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Political Aspects of Household Debt

Yun Kim, Gilberto Lima () and Mark Setterfield ()

No 1724, Working Papers from New School for Social Research, Department of Economics

Abstract: The recent literature has shown that income inequality is one of the main causes of borrowing and debt accumulation by working households. This paper explores the possibility that household indebtedness is an important cause of rising income inequality. If workers experience rising debt burdens, their cost of job loss may rise if they need labor-market income to continue borrowing and servicing existing debt. This, in turn, will reduce their bargaining power and increase income inequality, inducing workers to borrow more in order to maintain consumption standards, and so creating a vicious circle of rising inequality, job insecurity, and indebtedness. We believe that these dynamics may have contributed to observed simultaneous increases in income inequality and household debt prior to the recent nancial crisis. To explore the two-way interaction between inequality and debt, we develop an employment rent framework that explicitly considers the impact of workers' indebtedness on their perceived cost of job loss. This is embedded in a neo-Kaleckian macro model in which inequality spurs debt accumulation that contributes to household consumption spending and hence demand formation. Our analysis suggests that: (1) workers' borrowing behavior plays a crucial role in understanding the character of demand and growth regimes; (2) debt and workers' borrowing behavior play an important role in the labor market by in uencing workers' bargaining power; and (3) through such channels, workers' borrowing behavior can be a decisive factor in the determination of macroeconomic (in)stability.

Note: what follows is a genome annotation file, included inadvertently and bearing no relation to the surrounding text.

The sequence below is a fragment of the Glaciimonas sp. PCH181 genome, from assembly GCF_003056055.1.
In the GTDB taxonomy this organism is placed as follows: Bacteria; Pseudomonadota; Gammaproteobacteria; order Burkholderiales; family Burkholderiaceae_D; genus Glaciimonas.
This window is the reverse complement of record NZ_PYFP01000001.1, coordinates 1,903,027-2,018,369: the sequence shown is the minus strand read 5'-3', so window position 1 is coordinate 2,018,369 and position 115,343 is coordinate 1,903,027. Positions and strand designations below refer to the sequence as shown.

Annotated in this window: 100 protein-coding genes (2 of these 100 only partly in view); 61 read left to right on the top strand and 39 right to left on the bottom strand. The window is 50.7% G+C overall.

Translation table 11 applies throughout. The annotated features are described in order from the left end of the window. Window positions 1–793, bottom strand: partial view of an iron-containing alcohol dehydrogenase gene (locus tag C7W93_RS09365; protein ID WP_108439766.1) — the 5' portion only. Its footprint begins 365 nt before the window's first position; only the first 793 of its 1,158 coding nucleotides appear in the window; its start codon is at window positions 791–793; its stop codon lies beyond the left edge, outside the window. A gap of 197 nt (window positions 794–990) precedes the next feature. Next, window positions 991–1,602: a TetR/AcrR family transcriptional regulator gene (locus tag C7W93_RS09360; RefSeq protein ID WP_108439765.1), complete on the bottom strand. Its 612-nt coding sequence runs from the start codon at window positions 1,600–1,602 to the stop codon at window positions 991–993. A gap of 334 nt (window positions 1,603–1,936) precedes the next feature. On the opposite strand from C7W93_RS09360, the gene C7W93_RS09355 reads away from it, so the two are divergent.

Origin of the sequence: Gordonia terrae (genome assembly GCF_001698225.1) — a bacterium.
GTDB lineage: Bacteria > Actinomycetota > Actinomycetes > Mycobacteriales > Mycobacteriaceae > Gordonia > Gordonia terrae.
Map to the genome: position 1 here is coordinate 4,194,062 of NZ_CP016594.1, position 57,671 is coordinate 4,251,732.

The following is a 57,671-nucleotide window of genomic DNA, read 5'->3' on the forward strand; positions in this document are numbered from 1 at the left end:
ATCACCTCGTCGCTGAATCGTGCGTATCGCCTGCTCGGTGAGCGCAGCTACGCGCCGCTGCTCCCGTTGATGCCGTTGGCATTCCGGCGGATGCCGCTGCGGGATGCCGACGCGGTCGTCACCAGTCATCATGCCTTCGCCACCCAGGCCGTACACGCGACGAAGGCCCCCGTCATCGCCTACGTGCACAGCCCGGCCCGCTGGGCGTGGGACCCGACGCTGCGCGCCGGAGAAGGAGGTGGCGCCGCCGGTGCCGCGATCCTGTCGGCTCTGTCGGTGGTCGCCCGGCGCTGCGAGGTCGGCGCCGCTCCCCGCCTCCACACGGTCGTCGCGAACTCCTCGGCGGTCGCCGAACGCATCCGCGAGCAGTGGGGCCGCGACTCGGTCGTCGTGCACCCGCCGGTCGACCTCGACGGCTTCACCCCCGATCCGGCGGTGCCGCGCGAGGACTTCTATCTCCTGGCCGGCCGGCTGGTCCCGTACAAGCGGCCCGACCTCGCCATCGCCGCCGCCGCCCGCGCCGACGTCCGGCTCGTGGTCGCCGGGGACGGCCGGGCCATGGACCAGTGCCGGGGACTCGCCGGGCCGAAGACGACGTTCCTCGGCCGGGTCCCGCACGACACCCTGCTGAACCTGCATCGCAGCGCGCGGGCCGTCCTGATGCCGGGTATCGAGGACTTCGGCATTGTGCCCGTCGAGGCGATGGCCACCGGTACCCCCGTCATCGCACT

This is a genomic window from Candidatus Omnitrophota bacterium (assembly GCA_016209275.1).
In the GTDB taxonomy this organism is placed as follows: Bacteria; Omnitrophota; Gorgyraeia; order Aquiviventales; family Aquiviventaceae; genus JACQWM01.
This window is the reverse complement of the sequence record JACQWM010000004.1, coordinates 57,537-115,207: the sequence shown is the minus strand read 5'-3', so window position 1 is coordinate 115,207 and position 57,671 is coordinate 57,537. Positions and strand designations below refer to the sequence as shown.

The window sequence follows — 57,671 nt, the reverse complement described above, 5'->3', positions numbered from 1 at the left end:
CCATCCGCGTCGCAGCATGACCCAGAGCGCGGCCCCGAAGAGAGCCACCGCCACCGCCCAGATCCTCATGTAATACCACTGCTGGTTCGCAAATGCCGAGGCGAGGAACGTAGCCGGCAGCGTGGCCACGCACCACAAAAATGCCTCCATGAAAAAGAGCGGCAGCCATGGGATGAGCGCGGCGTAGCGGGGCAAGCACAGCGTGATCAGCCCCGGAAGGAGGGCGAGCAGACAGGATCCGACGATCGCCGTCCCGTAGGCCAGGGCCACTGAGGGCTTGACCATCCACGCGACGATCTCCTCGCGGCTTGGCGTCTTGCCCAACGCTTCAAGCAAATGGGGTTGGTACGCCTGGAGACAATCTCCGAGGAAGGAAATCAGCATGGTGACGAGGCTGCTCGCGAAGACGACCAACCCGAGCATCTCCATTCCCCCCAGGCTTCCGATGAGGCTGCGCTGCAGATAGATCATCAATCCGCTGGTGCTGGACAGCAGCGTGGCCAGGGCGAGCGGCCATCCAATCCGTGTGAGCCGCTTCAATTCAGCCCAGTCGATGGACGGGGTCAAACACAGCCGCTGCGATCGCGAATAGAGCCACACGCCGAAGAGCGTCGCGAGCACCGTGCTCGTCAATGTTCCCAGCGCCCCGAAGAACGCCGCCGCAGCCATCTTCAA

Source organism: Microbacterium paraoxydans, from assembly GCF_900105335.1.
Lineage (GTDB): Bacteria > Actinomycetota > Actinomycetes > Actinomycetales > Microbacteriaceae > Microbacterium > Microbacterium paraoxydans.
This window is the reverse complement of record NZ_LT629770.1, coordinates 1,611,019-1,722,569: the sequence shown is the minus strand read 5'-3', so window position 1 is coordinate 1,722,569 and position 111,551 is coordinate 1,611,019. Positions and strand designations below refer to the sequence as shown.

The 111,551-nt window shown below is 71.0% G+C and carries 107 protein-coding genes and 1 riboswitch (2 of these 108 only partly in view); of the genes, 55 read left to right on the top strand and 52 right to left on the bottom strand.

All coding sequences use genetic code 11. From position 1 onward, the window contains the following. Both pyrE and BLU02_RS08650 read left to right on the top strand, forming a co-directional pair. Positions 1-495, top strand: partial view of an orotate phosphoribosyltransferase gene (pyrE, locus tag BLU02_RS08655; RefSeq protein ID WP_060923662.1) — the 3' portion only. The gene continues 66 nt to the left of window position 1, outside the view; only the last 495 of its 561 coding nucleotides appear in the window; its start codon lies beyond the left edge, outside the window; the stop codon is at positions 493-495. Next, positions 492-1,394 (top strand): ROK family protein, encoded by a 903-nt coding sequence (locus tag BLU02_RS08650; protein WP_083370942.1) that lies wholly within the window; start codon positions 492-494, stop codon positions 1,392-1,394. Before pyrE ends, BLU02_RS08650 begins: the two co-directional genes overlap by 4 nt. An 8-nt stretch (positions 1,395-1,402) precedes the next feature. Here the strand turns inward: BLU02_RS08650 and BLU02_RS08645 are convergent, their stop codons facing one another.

Keywords: Consumer debt; employment rent; cost of job loss; bargaining power; income distribution; growth; stability (search for similar items in EconPapers)
JEL-codes: E12 E21 E24 E44 O41 (search for similar items in EconPapers)
New Economics Papers: this item is included in nep-mac and nep-pke
Date: 2017-08
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http://www.economicpolicyresearch.org/econ/2017/NSSR_WP_242017.pdf First version, 2017 (application/pdf)

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